News / USA

US Worker Bees Toil in Cubicles

Today, module desks are ridiculed as symbols of conformity

A typical cubicle array, or “cubicle farm.”
A typical cubicle array, or “cubicle farm.”


Ted Landphair

Every day, and certainly on Sunday when many newspapers produce a separate comics section, millions of Americans check out the strip called “Dilbert,” created by cartoonist Scott Adams.  It satirizes worklife in white-collar offices, particularly those in which people toil in confined spaces called “cubicles.”

Fortune magazine, which writes about the people who make, well, a fortune, once focused on average "worker bees” in the corporate world who sit inside these "modules," as they're called, separated by partitions, at built-in desks with eye-level shelves, all easily interchangeable.  The movable walls are designed to give workers at least a tad of privacy.

As Fortune lays out the story, Robert Propst, a young industrial designer in the Midwest state of Michigan, dreamed up the office cubicle in 1968.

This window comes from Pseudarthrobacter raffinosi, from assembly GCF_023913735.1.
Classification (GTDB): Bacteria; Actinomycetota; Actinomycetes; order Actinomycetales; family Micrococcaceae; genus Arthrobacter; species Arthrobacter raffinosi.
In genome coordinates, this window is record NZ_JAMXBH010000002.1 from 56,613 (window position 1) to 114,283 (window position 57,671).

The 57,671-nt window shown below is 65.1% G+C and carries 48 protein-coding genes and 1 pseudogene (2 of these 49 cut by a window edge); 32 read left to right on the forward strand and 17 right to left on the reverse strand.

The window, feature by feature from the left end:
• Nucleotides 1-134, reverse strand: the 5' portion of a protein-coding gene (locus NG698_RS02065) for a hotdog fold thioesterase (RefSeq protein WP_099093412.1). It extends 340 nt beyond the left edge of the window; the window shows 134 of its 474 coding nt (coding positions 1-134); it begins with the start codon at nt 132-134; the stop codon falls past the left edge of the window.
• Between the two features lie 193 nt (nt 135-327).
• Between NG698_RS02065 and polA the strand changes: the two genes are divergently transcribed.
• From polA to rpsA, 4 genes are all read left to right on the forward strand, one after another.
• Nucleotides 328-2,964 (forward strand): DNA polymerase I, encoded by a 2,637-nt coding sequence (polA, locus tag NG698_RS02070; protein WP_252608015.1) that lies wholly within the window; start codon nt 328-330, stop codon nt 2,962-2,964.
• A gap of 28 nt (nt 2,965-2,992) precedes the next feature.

People who toil in cubicles often try to personalize their limited space as much as humanly possible.
People who toil in cubicles often try to personalize their limited space as much as humanly possible.

Soon office mazes, or "cubicle farms," sprouted everywhere.  It seemed like everyone below the rank of vice president soon worked in one of these office boxes, identical to the next one save for the photos of the family and dog.

Today, cubicles are ridiculed - even loathed - as symbols of conformity, their inhabitants as clones and drones.  Even the privacy part didn't work, as workers cannot help but overhear their colleagues' conversations and phone calls.  

Lots of people, including cartoonist Adams, have tried to humanize the sterile cubicle. In real life, he’s even designed what he calls the "ultimate cubicle," which would allow occupants to vary the flooring and lighting.  They can even add a fish tank.  But a box is still a box.  

Before he died in 2000, Bob Propst, the father of the cubicle, told friends he was sorry, all his days, that he’d unleashed the idea on the world.  He called his invention an act of "monolithic insanity.”

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